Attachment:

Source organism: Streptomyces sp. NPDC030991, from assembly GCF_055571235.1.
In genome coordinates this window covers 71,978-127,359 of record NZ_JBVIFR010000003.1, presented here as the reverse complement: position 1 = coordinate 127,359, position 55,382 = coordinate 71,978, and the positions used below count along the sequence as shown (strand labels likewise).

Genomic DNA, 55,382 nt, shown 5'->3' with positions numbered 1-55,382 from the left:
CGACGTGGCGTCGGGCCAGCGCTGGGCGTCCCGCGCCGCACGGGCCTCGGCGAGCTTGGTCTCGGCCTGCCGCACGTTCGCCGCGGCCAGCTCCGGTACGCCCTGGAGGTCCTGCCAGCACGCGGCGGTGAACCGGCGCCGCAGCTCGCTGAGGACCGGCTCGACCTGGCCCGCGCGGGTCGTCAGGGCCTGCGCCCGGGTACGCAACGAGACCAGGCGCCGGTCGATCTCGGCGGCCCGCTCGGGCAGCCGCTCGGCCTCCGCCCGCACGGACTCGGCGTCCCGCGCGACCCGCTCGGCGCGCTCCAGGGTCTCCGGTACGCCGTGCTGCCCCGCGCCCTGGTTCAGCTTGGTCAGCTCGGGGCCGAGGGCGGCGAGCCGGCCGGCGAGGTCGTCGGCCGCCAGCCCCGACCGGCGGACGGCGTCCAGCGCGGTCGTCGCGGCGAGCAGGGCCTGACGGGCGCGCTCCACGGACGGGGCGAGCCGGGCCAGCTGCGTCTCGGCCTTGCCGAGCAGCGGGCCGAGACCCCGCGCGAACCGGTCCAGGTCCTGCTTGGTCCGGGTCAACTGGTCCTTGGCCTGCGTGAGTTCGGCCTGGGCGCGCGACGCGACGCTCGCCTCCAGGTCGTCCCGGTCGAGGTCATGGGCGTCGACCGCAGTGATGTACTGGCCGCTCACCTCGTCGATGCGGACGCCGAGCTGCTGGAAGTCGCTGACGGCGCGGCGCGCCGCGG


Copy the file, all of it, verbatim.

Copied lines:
Source organism: Streptomyces sp. NPDC030991, from assembly GCF_055571235.1.
In genome coordinates this window covers 71,978-127,359 of record NZ_JBVIFR010000003.1, presented here as the reverse complement: position 1 = coordinate 127,359, position 55,382 = coordinate 71,978, and the positions used below count along the sequence as shown (strand labels likewise).

Genomic DNA, 55,382 nt, shown 5'->3' with positions numbered 1-55,382 from the left:
CGACGTGGCGTCGGGCCAGCGCTGGGCGTCCCGCGCCGCACGGGCCTCGGCGAGCTTGGTCTCGGCCTGCCGCACGTTCGCCGCGGCCAGCTCCGGTACGCCCTGGAGGTCCTGCCAGCACGCGGCGGTGAACCGGCGCCGCAGCTCGCTGAGGACCGGCTCGACCTGGCCCGCGCGGGTCGTCAGGGCCTGCGCCCGGGTACGCAACGAGACCAGGCGCCGGTCGATCTCGGCGGCCCGCTCGGGCAGCCGCTCGGCCTCCGCCCGCACGGACTCGGCGTCCCGCGCGACCCGCTCGGCGCGCTCCAGGGTCTCCGGTACGCCGTGCTGCCCCGCGCCCTGGTTCAGCTTGGTCAGCTCGGGGCCGAGGGCGGCGAGCCGGCCGGCGAGGTCGTCGGCCGCCAGCCCCGACCGGCGGACGGCGTCCAGCGCGGTCGTCGCGGCGAGCAGGGCCTGACGGGCGCGCTCCACGGACGGGGCGAGCCGGGCCAGCTGCGTCTCGGCCTTGCCGAGCAGCGGGCCGAGACCCCGCGCGAACCGGTCCAGGTCCTGCTTGGTCCGGGTCAACTGGTCCTTGGCCTGCGTGAGTTCGGCCTGGGCGCGCGACGCGACGCTCGCCTCCAGGTCGTCCCGGTCGAGGTCATGGGCGTCGACCGCAGTGATGTACTGGCCGCTCACCTCGTCGATGCGGACGCCGAGCTGCTGGAAGTCGCTGACGGCGCGGCGCGCCGCGG